Yes, this account is based on real data. The article which explains the idea behind the bot can be found here, and the GitHub project here. In particular, the following extract is relevant:
We created a Twitter bot and dubbed it “@American__Voter” (a nod to
another seminal and related study) that uses data from the 2016
Cooperative Congressional Election Study, a nationally representative
survey of 64,600 American adults, to fuel the bot. Every hour, a
computer program running the account (1) randomly selects an
individual who took the survey, (2) selects 3 various issue positions
held by the individual, (3) and spits out the individual’s party,
self-described ideology, and those 3 policy preferences in one
Sometimes, the voters profiled by American__Voter will make “logical”
sense: for example, a voter will support both gun control, the
affordable care act, and oppose immigrant deportation, all of which
represent liberal attitudes. But that’s not what makes it interesting.
Rather, we are interested in those less “constrained” Americans.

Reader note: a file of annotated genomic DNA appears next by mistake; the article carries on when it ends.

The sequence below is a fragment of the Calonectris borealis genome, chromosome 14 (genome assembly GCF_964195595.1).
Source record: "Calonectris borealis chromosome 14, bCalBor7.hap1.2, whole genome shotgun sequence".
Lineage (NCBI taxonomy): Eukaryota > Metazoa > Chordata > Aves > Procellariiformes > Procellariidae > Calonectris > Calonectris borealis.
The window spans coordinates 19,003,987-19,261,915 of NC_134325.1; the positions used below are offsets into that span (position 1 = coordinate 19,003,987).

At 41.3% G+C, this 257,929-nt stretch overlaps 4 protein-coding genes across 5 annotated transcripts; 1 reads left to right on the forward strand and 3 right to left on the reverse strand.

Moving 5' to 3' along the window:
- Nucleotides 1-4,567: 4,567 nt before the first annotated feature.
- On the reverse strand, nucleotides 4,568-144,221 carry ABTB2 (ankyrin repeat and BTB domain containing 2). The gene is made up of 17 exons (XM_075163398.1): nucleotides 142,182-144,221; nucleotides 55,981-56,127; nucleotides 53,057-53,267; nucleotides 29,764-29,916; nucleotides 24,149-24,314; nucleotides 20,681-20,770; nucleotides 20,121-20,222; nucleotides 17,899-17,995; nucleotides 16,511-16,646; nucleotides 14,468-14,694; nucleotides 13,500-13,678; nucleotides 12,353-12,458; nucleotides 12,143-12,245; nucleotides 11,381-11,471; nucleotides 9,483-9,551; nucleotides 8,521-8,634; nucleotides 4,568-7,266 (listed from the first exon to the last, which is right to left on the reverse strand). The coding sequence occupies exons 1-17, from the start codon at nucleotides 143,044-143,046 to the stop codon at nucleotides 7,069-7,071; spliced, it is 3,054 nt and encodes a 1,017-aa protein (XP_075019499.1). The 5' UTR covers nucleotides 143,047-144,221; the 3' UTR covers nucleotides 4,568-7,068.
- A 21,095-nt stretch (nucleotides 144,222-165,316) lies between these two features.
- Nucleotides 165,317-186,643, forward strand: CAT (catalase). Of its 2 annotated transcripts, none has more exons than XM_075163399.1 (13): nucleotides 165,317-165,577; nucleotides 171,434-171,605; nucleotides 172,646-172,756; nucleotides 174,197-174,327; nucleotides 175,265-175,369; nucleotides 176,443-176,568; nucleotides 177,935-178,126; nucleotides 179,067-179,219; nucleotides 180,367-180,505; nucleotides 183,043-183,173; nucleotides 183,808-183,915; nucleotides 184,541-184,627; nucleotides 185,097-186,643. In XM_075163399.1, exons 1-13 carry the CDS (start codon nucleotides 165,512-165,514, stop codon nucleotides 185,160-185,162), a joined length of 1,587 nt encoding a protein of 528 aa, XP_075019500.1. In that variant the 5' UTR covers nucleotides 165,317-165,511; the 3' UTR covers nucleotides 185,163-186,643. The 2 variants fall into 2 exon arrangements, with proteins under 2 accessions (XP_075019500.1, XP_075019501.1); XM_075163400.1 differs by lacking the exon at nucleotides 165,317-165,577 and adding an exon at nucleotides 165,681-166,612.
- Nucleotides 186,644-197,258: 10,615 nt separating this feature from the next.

The tweet you've picked out is an example of one of those "less constrained" Americans.
If we look at the dataset, we can confirm that an individual exists. The main dataset contains 64,600 individuals. This then breaks down as follows:
7,926 out of 64,600 respondents picked 'Black' when asked "What racial or ethnic group best describes you?"
Of these 7,926, 2,789 identified as Male.
Of these 2,789, 55 were born in 1954 (looking at the code, age is calculated as
Of these 55, 31 had a college degree.
Of these 31, just one identified as either a 'Lean', 'Not very strong', or 'Strong' Republican.
This individual voted for Trump in 2016 (question CC16_410a), opposes the Clean Air Act (question CC16_333d), supports concealed-carry (question CC16_330e), opposes always allowing women to obtain an abortion as a matter of choice (question CC16_332a), supports eliminating mandatory minimums (question CC16_334a), and is registered to vote in Virginia according to Catalist.
So this voter in particular does exist, or at the very least, a CCES respondent reporting this data exists.